A mid-midlife crisis

I’ve been in a midlife crisis for the last couple of years since I made the choice to be sober. I feel like I’m in the middle of a midlife crisis during my midlife crisis. I don’t love the word crisis so let’s just say I’m going thru a lot of self evaluation.

I guess I’m searching for myself. I’m looking for a “definition” of who I am without alcohol. I’m searching for myself as: a husband, a dog dad, a son, a brother, a friend, a golfer, a runner, a cyclist, a gamer, a project manager, a work-from-homer, a home owner, a community member, a Christian, a meditator, and others.

I’m constantly evaluating my life for what’s important and re-prioritizing. This leads to a lot of change. I pick up and drop hobbies. I prioritize my time as best as I can. I change my focus based on my needs. Lately, I’ve been prioritizing self-care. I find myself physically, mentally and spiritually exhausted a lot.

I saw this on Facebook from My Positive Outlooks. Find them on Facebook for positive quotes!

Big life changes lead to self evaluation

Marriage. Divorce. Second marriage. Purchasing homes. Trouble having kids. Church changes. Dog owner. Career changes. Sobriety. Fitness.

I think most of you will agree that those are all big life events that lead to change. All of these events have led to big evaluations of my life.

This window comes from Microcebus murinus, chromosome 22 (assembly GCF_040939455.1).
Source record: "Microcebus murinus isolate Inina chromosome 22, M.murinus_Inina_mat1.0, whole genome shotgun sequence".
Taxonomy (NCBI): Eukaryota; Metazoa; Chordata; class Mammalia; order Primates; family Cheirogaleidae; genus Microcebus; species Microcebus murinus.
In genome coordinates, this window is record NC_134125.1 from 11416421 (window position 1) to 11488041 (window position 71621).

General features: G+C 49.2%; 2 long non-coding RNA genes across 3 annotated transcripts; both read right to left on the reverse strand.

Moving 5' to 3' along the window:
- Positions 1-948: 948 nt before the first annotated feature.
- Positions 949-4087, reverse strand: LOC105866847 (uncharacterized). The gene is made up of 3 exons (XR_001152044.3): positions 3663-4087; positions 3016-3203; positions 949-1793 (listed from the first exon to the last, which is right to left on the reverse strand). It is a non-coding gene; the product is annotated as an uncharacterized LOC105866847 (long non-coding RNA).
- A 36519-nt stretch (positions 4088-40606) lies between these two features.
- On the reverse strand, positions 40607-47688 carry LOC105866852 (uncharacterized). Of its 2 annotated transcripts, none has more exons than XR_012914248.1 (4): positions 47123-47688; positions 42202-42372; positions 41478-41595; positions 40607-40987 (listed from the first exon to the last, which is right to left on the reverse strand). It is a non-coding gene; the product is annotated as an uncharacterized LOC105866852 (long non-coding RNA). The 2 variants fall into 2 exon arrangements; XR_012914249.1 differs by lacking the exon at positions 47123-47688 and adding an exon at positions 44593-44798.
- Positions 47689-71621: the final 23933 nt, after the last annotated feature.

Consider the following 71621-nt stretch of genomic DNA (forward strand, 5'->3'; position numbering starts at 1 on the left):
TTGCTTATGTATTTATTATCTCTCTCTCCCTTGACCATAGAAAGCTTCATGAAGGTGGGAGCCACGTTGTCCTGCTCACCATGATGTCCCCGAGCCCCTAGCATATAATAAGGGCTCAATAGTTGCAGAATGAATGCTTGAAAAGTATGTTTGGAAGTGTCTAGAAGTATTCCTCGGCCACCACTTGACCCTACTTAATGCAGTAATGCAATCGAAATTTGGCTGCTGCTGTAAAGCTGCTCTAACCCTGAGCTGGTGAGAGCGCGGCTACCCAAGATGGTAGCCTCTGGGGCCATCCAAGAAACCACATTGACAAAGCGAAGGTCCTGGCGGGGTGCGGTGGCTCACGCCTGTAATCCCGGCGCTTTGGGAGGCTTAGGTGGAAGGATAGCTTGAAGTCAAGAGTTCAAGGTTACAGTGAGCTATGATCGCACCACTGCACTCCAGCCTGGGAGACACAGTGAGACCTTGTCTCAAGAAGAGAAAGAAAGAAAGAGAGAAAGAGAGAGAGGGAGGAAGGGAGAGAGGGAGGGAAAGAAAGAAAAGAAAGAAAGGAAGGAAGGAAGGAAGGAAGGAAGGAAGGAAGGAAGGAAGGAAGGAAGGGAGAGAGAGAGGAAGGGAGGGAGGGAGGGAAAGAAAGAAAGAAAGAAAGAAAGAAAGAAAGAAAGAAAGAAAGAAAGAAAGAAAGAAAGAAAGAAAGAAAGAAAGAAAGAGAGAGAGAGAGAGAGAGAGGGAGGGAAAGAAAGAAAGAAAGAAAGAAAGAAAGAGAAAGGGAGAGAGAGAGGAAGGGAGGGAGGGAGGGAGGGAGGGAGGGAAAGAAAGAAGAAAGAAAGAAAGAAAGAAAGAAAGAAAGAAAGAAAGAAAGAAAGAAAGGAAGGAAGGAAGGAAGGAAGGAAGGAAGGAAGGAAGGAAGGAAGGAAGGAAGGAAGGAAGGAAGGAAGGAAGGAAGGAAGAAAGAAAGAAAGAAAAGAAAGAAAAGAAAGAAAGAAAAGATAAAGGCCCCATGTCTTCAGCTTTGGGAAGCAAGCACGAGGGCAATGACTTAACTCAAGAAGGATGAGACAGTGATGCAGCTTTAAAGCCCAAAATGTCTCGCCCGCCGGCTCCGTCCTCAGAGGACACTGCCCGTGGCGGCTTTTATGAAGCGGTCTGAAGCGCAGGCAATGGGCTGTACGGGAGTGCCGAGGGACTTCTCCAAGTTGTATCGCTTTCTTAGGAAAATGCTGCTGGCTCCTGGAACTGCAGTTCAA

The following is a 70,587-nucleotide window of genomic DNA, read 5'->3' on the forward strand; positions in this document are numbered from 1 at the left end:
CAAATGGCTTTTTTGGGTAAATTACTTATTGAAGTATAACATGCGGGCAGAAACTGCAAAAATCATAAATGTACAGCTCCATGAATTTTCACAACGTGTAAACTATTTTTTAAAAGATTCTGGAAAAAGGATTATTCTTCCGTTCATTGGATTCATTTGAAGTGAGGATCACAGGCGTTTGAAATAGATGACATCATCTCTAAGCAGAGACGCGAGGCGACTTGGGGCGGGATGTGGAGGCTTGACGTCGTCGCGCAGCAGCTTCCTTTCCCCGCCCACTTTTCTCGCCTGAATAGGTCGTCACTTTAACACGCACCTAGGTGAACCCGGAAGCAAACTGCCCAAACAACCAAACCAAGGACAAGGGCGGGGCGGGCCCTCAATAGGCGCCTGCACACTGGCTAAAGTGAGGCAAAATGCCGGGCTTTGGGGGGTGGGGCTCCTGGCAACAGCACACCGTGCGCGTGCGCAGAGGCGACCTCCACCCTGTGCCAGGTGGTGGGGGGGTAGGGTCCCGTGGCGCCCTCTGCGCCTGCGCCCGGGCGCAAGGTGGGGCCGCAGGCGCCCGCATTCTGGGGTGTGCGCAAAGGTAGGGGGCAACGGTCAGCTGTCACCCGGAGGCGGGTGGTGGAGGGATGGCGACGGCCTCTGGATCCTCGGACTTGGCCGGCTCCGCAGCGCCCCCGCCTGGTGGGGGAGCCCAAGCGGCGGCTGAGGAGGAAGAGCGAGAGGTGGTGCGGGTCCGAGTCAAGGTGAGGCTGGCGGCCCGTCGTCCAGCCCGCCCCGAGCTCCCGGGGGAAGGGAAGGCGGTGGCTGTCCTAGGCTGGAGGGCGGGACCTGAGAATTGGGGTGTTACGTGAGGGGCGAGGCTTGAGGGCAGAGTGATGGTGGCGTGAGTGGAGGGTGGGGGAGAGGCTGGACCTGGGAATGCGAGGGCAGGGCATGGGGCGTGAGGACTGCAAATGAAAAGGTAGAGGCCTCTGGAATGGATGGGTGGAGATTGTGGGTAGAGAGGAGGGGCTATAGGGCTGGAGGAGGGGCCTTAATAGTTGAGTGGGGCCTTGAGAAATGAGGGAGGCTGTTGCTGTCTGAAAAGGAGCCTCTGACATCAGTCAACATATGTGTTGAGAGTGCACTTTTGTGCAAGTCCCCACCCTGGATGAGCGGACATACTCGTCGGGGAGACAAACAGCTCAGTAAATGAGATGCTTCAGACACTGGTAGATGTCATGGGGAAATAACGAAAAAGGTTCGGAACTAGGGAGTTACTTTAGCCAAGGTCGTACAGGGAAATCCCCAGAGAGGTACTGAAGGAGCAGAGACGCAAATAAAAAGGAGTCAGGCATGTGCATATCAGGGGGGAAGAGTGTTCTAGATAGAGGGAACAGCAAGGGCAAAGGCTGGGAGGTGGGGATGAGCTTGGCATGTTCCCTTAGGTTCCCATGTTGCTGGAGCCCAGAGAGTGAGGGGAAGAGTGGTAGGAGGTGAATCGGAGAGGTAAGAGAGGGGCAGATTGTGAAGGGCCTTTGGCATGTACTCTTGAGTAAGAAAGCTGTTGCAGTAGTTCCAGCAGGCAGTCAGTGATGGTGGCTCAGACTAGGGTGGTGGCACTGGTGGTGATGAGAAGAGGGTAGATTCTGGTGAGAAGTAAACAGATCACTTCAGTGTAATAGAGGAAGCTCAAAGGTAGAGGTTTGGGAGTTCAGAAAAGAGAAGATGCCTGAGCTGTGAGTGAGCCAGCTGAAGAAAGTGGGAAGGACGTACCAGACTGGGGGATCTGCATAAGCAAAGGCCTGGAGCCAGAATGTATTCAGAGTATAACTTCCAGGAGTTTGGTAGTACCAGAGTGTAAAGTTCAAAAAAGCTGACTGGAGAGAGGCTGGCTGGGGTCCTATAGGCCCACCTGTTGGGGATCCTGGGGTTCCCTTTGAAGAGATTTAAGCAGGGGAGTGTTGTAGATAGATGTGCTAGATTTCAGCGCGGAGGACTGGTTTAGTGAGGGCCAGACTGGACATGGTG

These events all had a profound effect on me. These events all led to incredible chances for growth and change. And I’ve needed help from family, friends and professionals for each step of the way.

I found working with a psychologist initially when I went thru my divorce. I take my mental health way more seriously now and see my counsellor once a month. But I didn’t start like that. I remember saying that the “d-word : divorce” didn’t exist in my vocabulary. It’s easier to speak like that when you are young. Now I say “never say never”.

Trouble having kids will change your focus from building a family to “What am I going to do with my life now?”. I never planned to live a life without kids. Compared to people with kids, I have a lot more free time for myself. And for me, it’s made it hard to find meaning in life. I think I’m still searching for meaning in my life. You end up investing more of your time in the family and friends that you have. And we invested our time in our dogs. Our dogs have become children to me. I can’t imagine my life without dogs. They are so precious to me. But it’s still an adjustment to not have children of my own.

And, of course, my changes with sobriety and fitness are well documented in my blog. This is my current stage of life. I’ve been sober for over 2 years, yet I’m still searching for my meaning in life. I’m still struggling to define myself. I’m still trying to find my center. Even after 18 months of blogging and opening up, I’m still searching for myself. I’m still struggling to figure out who I am.

What have I been focusing on?

Golf, fitness/cycling, selfcare, rest, dog park, family and friends. I’m finding myself crunched for time this summer.